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Fam Pract Manag. 2013;20(2):6

The article “Physician Resilience and Burnout: Can You Make the Switch?” [January/February 2013] was well written and really worthwhile. It is important that physicians learn how to weather what they cannot change alone. However, it should not be downplayed that the steadily worsening practice environment may ultimately crush even the most resilient of persons.

One of the authors' suggestions for increasing resiliency strikes me as especially true: Choose to live less affluently. Physicians feel driven to meet certain productivity expectations, which are often fueled by our income needs and expectations. If we would deliberately step back, limit our commitments, and accept a less affluent lifestyle, we could reduce the pressure we feel and take back some of the control we feel we have lost.

In addition, a physician characteristic that was not mentioned in the article but that leads to burnout is the need to feel indispensable. Team-based care can elevate the importance of others and may as a result reduce our own sense of importance. On the other hand, working in a team can better distribute the burden of work and reduce the risk of error, thereby reducing our stress and burnout.

The article focuses on identifying feelings and behaviors that increase individual physicians' risk of burnout and provides tools for dealing more effectively with it. It is also very important to go beyond the individual and identify dysfunction and negative work environments to improve systemic problems. This would be valuable for everyone: doctors, nurses, other staff, patients, administrators, etc. What is happening to create positive systemic changes?

Author response: The response to our article has been heartwarming. Although much of the feedback has emphasized the value of self-awareness and the need to prioritize our “resiliency fitness,” I wish to respond to comments regarding the impact our external environment, including expectations and incentives, can have on burnout and resilience. Our article emphasized the individual, the one thing we each have the ability to change. Preventing or reducing burnout in ourselves through our own choices and behaviors is central to a healthier medical culture and improves our ability to interact positively with our coworkers and patients.

That said, it is essential that physicians join forces to insist on “disruptive innovation” in both medical training and medical practice.1 A medical culture that respects the health care team, encourages partnerships with patients to proactively improve their health trajectory, and values professional satisfaction is essential. Only through individual action and cultural change will we achieve the long-term goals of patient safety, decreased costs, and improved clinical outcomes.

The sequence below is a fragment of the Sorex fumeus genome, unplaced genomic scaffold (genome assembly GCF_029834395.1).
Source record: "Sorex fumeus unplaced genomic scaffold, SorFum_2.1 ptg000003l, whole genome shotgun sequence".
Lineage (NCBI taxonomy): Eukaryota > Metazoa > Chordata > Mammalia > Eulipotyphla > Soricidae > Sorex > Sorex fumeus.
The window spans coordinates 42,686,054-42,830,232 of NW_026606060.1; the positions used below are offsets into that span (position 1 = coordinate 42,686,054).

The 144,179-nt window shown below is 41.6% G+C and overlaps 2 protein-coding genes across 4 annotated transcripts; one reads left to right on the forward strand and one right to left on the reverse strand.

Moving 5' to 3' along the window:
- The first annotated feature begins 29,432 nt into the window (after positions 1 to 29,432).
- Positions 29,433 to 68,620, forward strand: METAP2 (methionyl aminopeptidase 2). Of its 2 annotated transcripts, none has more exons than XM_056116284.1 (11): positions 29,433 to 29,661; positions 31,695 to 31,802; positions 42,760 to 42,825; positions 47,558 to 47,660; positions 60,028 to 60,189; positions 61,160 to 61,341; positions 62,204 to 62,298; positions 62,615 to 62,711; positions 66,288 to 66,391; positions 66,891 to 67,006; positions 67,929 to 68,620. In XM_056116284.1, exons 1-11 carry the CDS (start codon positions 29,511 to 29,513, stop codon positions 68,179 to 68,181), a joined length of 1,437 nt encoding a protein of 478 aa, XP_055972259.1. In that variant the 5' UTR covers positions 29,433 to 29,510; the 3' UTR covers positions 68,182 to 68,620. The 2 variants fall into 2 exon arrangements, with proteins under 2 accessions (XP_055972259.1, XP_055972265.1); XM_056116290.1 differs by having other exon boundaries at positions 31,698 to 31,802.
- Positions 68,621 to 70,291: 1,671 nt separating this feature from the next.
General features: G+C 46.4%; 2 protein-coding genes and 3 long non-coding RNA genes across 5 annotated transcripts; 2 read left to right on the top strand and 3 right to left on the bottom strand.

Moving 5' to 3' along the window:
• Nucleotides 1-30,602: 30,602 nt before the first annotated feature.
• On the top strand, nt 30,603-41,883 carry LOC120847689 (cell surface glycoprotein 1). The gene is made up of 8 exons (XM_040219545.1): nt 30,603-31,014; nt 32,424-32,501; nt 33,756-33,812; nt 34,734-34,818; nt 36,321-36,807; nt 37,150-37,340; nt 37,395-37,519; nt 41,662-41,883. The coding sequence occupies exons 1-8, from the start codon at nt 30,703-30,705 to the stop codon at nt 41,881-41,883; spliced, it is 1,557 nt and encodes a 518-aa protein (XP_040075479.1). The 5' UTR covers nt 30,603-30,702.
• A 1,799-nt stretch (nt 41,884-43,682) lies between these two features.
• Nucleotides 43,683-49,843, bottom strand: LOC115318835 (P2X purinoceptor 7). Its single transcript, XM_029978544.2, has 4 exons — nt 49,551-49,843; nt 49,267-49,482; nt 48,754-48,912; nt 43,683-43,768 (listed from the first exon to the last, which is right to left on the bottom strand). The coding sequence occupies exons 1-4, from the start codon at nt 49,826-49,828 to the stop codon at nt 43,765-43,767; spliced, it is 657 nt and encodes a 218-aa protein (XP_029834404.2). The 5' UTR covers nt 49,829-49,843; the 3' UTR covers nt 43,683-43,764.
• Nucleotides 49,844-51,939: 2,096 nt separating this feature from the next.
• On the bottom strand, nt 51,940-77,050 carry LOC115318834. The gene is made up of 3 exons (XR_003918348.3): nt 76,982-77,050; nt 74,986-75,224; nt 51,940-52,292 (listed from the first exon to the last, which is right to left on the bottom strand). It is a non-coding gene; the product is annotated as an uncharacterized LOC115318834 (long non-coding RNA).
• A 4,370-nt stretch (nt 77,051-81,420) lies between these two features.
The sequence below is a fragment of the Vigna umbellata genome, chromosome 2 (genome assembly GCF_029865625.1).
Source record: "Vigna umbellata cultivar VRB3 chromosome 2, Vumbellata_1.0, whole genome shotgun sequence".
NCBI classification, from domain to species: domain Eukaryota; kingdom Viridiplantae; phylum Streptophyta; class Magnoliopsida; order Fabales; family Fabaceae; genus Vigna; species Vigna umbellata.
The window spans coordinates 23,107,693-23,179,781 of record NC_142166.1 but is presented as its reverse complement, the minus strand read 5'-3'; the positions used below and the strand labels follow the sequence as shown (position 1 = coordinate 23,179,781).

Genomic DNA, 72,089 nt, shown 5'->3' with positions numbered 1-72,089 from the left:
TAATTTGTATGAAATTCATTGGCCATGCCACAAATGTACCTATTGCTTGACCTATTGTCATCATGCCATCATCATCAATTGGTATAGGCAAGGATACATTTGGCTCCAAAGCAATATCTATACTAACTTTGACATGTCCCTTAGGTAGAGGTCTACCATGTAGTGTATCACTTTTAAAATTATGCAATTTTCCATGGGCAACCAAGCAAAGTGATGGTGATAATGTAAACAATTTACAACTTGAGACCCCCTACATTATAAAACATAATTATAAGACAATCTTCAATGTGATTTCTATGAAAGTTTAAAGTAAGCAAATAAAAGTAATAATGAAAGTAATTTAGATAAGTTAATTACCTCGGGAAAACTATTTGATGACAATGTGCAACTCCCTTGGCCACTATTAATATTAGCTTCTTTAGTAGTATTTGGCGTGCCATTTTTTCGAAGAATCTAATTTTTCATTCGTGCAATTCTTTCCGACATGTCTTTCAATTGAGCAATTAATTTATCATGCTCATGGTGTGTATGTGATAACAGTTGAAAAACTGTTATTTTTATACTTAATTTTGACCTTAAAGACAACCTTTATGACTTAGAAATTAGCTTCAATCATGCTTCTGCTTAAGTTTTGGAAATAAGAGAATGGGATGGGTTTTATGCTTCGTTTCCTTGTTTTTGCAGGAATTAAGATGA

Primary care physicians score high in intrinsic motivation related to mission and service compared with all physician specialties. Motivational social science would suggest that strict external controls applied to intrinsically motivated professionals would decrease their creativity, innovation, and productivity.2 In other words, if we want primary care physicians to better manage chronic disease, be highly productive, and produce quality outcomes, the least effective strategy is to regulate external factors such as how long visits must last or how many patients must be seen per day. Rather, using established guidelines for organizational professionalism, we need to capitalize on physicians' diagnostic and treatment plan expertise and let them discover innovative ways to manage their community of patients.3 Let's build a conversation from within primary care about how to improve the health of the newly insured, how to build effective teams, how to optimize the health of populations, and how to retain joy in our work.

But again, we must first care for ourselves, and then we will be better able to direct our energies toward discovering solutions from within our ranks. Let's figure out how to get from here to there.


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